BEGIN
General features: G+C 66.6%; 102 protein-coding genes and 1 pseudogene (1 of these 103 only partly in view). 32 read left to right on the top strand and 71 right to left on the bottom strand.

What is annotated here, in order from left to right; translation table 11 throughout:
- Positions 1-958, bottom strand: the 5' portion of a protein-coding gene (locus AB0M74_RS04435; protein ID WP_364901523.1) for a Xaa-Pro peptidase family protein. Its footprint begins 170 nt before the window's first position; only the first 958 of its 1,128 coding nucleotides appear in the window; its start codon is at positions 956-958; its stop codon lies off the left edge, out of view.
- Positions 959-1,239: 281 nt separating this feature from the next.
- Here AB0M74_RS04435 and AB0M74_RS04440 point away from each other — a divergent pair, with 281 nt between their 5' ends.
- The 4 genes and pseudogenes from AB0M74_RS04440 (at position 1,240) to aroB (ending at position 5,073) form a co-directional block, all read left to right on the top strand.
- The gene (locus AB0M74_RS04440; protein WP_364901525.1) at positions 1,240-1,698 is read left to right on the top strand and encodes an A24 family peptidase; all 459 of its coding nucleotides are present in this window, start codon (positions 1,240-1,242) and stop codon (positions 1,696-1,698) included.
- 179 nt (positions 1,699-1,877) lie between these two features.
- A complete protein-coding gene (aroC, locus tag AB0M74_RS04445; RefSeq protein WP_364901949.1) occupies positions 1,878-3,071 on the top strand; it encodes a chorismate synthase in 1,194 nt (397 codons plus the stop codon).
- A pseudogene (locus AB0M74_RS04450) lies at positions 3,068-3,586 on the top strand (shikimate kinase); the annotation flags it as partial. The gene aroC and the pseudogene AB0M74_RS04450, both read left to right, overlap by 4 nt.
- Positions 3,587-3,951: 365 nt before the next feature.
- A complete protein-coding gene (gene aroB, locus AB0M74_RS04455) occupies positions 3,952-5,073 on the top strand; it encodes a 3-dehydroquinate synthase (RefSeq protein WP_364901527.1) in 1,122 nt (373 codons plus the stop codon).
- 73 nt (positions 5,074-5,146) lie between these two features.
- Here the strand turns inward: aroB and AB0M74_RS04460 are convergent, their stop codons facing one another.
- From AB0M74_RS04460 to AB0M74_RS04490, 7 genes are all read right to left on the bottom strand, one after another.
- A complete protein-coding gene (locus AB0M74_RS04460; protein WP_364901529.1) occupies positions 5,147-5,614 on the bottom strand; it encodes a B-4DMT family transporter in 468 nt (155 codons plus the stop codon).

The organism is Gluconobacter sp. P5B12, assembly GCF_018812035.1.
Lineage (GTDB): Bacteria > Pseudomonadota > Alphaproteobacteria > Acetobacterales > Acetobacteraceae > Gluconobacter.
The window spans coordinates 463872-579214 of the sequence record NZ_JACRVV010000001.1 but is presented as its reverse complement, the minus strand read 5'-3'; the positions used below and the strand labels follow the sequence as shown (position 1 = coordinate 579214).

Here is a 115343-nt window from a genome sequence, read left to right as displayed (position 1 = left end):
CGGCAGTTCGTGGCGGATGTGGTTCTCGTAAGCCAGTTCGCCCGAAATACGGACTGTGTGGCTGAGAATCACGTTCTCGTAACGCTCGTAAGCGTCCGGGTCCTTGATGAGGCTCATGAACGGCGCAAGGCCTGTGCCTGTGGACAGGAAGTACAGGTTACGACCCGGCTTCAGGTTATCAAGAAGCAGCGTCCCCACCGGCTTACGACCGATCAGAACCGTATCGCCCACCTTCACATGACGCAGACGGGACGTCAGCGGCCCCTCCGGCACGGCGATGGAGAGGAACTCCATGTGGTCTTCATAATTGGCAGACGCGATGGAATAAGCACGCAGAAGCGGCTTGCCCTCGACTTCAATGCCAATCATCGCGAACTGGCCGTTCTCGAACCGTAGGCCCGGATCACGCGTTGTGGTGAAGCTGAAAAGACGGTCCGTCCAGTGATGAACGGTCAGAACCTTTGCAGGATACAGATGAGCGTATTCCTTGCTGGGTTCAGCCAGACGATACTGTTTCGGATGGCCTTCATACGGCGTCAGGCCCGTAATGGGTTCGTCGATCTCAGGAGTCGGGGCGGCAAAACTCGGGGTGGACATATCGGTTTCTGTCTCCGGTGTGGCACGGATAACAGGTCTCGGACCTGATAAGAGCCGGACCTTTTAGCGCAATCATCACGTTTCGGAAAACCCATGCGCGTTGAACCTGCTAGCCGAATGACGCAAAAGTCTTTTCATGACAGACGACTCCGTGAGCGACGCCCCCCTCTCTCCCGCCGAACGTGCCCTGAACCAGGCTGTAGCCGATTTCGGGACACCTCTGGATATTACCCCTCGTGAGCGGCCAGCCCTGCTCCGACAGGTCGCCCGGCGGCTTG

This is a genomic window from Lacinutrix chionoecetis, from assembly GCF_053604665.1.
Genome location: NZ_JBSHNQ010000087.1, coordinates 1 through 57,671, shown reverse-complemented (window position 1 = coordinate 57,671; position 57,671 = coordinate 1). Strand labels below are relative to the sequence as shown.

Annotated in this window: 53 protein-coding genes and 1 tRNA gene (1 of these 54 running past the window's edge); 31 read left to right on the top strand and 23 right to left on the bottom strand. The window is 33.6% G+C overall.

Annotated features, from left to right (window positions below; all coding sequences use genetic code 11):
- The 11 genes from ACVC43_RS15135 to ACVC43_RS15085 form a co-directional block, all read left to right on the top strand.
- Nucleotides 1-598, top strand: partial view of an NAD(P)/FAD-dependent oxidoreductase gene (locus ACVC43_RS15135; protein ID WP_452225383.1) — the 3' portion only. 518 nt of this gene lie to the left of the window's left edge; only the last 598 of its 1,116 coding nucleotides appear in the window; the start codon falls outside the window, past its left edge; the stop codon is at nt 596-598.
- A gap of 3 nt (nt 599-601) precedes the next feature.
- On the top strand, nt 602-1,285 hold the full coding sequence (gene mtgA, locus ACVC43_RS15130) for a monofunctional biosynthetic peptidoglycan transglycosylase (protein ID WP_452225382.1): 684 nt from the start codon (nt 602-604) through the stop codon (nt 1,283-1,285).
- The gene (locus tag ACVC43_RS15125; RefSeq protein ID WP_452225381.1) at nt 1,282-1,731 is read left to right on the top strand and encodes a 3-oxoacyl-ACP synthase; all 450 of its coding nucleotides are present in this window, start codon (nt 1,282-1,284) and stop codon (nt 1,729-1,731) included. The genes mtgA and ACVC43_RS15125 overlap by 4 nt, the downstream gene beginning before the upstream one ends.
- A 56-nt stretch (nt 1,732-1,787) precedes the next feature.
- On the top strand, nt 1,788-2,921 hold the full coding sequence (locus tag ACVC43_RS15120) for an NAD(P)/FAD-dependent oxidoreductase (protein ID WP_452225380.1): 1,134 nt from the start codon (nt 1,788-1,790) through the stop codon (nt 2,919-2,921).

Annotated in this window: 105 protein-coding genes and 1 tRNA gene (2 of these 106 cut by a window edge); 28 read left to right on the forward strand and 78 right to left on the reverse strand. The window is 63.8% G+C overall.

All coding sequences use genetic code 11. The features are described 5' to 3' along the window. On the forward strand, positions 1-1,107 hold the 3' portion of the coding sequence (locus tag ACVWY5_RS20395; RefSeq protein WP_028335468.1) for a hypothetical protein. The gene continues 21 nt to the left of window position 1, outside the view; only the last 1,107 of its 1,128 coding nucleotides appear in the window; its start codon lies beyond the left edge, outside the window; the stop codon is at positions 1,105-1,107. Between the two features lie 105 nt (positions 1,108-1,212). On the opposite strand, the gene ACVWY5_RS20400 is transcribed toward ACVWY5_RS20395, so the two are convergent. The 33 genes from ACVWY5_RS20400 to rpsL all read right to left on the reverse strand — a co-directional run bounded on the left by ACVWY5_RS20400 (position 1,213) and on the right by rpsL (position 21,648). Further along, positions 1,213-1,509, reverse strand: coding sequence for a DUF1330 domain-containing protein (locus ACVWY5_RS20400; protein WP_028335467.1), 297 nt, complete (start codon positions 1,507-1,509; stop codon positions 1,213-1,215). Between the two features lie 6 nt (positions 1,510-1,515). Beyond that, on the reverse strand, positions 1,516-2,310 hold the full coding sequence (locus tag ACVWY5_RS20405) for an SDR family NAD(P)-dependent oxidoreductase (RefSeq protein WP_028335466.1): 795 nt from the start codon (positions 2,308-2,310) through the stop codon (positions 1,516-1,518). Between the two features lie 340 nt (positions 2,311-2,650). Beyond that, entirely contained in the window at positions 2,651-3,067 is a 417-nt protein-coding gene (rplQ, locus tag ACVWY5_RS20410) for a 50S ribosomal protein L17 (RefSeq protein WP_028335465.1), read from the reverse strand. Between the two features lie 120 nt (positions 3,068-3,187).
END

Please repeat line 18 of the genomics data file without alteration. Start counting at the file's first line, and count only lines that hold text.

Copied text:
Lineage (GTDB): Bacteria > Pseudomonadota > Alphaproteobacteria > Acetobacterales > Acetobacteraceae > Gluconobacter.